Rival teams are preparing to engage in a bidding war for current Formula 1 World Championship leader Jenson Button's services for 2010, it has emerged - with the Brawn GP ace said to be 'at the top of many people's lists' as his stock has inexorably risen just as that of compatriot Lewis Hamilton has slumped.

With five victories to his name from the opening six races of 2009, Button heads into the Turkish Grand Prix this weekend 16 points clear of team-mate Rubens Barrichello in the title standings and a full 28 points ahead of the leading non-Brawn challenger, Red Bull Racing's Sebastian Vettel.

What makes the 29-year-old's success all-the-more outstanding still is that barely two months prior to the start of the season, he had not been expected to feature on the grid at all, following Honda's sudden and shock withdrawal last December.

A Ross Brawn and Nick Fry-led management buy-out saved the Brackley-based outfit at the eleventh hour, but still little was anticipated of a team that over the previous two seasons had notched up a scant 20 points - less than a quarter of its current tally of 86 just over a third of the way into the present campaign - and a solitary podium finish. The turnaround in fortunes has been little short of remarkable.

Button even agreed to a significant pay cut in order to help keep Brawn GP afloat - reputedly sacrificing two-thirds of his ?8 million-a-year salary - but predictions are that he will likely be earning closer to the ?20 million mark next year. Though the team has made no secret of its desire to retain its star driver until the end of his career in the top flight - with CEO Fry admitting that 'he's done a great job and later in the year we will sit down and have a discussion' - with the long-term commitment and financial input from Richard Branson's Virgin Group still uncertain, the question mark is over whether they can afford to keep him.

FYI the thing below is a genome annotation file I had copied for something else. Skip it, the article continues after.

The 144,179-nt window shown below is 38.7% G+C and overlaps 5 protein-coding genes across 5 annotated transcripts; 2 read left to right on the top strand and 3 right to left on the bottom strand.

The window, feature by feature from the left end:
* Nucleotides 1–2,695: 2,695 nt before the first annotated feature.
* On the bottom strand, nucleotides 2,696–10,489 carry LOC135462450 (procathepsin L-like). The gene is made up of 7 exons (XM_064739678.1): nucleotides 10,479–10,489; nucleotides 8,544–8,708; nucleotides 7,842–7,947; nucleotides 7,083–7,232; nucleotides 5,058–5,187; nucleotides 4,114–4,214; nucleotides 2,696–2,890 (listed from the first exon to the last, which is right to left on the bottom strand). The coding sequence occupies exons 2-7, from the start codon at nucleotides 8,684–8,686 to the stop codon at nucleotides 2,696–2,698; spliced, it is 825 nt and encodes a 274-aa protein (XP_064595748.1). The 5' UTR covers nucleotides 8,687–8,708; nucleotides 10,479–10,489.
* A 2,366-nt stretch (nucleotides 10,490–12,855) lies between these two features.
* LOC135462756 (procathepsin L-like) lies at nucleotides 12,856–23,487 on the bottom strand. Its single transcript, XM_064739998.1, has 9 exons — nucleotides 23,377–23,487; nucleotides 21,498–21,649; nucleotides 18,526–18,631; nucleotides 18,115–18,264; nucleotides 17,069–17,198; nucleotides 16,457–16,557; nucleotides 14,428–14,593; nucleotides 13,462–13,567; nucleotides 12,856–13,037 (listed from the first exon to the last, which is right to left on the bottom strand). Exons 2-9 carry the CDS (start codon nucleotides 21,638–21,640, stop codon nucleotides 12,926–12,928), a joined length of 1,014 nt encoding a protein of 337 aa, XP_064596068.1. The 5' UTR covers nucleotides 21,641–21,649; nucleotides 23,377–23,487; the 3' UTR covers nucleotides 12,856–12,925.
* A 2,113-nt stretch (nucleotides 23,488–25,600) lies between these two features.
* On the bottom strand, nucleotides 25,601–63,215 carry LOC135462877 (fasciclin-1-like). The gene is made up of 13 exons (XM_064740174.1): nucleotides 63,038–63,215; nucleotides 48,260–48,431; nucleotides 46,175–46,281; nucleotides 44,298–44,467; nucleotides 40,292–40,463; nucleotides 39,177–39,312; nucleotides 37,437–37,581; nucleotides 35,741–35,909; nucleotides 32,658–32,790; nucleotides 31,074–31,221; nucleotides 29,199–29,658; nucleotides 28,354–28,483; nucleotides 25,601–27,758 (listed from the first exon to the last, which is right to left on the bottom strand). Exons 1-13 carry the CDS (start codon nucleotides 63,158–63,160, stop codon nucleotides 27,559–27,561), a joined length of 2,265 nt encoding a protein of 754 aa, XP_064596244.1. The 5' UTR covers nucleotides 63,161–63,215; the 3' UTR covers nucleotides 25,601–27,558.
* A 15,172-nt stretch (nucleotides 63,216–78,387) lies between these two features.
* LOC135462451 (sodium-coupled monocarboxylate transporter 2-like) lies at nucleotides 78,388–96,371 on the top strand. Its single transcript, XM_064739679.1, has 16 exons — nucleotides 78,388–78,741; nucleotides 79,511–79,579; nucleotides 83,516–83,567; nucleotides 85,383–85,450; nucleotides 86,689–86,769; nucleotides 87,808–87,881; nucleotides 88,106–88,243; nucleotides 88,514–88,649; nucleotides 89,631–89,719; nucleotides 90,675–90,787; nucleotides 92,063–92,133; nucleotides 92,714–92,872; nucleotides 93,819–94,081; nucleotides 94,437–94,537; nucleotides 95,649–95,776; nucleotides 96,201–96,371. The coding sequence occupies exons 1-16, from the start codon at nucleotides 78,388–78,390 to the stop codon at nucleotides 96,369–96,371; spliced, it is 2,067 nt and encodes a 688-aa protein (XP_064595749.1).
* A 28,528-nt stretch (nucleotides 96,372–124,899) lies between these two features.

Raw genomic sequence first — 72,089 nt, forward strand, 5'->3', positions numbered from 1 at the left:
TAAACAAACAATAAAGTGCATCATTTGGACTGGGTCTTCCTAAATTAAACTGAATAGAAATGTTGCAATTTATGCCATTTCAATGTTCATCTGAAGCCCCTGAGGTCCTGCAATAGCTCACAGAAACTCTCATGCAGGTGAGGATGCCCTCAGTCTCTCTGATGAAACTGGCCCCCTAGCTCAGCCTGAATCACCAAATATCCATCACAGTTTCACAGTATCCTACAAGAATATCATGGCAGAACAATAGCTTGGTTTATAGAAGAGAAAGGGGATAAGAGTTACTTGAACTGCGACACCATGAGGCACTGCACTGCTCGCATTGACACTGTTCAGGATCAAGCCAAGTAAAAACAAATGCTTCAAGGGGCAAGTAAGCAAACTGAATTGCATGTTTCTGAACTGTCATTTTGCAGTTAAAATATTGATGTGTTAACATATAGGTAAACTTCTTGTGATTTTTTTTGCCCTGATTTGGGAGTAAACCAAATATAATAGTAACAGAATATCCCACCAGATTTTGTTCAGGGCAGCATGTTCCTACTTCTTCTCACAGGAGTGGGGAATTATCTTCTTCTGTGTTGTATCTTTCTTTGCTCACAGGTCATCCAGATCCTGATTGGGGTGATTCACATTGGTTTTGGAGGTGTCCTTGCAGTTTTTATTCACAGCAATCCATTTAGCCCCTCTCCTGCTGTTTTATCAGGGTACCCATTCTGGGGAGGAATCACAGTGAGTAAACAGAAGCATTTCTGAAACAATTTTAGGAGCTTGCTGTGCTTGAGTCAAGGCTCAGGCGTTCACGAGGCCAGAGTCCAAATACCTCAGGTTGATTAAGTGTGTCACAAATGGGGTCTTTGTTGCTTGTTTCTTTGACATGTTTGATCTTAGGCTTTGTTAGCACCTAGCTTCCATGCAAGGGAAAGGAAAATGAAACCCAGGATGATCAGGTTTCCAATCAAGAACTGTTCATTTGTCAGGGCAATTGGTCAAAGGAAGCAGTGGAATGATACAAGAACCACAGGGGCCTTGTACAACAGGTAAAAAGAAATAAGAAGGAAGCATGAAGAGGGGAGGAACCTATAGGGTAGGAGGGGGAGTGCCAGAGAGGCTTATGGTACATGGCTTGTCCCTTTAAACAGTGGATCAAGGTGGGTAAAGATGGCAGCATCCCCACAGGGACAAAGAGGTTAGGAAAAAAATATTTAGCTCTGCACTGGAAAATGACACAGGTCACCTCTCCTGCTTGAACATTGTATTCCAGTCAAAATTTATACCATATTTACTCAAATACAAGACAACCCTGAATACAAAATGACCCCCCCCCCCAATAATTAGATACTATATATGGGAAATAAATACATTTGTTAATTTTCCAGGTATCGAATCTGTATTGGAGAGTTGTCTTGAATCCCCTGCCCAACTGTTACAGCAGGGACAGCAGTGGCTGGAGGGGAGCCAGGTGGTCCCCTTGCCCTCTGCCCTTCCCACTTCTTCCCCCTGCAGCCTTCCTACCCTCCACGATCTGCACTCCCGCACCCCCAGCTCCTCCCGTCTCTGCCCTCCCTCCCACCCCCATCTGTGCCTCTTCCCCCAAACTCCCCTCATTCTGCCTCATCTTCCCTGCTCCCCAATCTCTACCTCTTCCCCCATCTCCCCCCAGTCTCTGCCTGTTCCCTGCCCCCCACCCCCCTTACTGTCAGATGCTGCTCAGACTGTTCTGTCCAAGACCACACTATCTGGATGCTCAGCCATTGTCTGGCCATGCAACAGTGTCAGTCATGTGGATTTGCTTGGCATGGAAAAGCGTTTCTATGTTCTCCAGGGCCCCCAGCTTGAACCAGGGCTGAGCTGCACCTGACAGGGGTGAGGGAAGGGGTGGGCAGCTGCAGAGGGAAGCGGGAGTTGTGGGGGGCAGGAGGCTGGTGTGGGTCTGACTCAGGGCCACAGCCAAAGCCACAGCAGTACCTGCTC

"There are going to be quite a few seats open next year," one team chief told the Daily Mirror, "and Jenson is going to be at the top of many people's lists. How could he not be after his performances in the last few races?

"Any question marks that were remaining disappeared after his pace in Monaco. It wasn't just that he won it; it was that he started the weekend with a car he was far from happy with and developed it into a winning car. Apparently, even Rubens Barrichello was surprised with the pace he got out of the car right at the end of qualifying.

"We are certainly interested in his services and have made that known - we'd love to have him in our car next year - but we'd be daft to assume we're the only ones. A lot of people like the humble way he has carried himself at a time when he could have crowed and told his critics 'I told you so'."

Ferrari has been mooted as a possible destination - with former world champion Kimi Raikkonen repeatedly failing to justify his ?35 million pay cheque - as has McLaren-Mercedes, where fellow Finn Heikki Kovalainen has generally failed to step up to the plate against Hamilton. One factor in Brawn's favour, however, is that for all that Button was pilloried earlier in his F1 career for chasing big bucks rather than a competitive car, he now has his eyes firmly on performance rather than pounds - and there is no better-performing team at the moment than his current employers.